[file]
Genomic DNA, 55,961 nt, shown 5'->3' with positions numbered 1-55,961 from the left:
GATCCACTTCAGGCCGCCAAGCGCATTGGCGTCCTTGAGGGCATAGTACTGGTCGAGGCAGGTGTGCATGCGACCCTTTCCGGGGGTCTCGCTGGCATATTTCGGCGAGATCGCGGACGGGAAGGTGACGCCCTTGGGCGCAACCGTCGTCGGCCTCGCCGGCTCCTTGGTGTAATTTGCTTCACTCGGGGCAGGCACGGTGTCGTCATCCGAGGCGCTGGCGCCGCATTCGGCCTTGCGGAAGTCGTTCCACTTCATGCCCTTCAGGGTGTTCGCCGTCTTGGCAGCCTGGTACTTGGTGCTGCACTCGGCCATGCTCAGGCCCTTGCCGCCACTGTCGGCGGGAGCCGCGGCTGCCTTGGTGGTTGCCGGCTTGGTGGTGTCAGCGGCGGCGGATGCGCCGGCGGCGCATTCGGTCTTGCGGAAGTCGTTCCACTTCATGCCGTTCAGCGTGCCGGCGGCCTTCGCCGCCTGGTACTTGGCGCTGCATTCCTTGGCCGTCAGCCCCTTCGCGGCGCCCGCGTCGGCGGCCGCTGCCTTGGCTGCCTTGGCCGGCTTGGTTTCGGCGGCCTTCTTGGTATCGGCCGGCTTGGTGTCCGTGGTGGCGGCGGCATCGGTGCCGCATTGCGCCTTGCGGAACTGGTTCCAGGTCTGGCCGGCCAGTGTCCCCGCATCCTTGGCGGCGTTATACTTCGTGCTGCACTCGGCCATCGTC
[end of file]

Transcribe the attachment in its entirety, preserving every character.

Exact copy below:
Genomic DNA, 55,961 nt, shown 5'->3' with positions numbered 1-55,961 from the left:
GATCCACTTCAGGCCGCCAAGCGCATTGGCGTCCTTGAGGGCATAGTACTGGTCGAGGCAGGTGTGCATGCGACCCTTTCCGGGGGTCTCGCTGGCATATTTCGGCGAGATCGCGGACGGGAAGGTGACGCCCTTGGGCGCAACCGTCGTCGGCCTCGCCGGCTCCTTGGTGTAATTTGCTTCACTCGGGGCAGGCACGGTGTCGTCATCCGAGGCGCTGGCGCCGCATTCGGCCTTGCGGAAGTCGTTCCACTTCATGCCCTTCAGGGTGTTCGCCGTCTTGGCAGCCTGGTACTTGGTGCTGCACTCGGCCATGCTCAGGCCCTTGCCGCCACTGTCGGCGGGAGCCGCGGCTGCCTTGGTGGTTGCCGGCTTGGTGGTGTCAGCGGCGGCGGATGCGCCGGCGGCGCATTCGGTCTTGCGGAAGTCGTTCCACTTCATGCCGTTCAGCGTGCCGGCGGCCTTCGCCGCCTGGTACTTGGCGCTGCATTCCTTGGCCGTCAGCCCCTTCGCGGCGCCCGCGTCGGCGGCCGCTGCCTTGGCTGCCTTGGCCGGCTTGGTTTCGGCGGCCTTCTTGGTATCGGCCGGCTTGGTGTCCGTGGTGGCGGCGGCATCGGTGCCGCATTGCGCCTTGCGGAACTGGTTCCAGGTCTGGCCGGCCAGTGTCCCCGCATCCTTGGCGGCGTTATACTTCGTGCTGCACTCGGCCATCGTC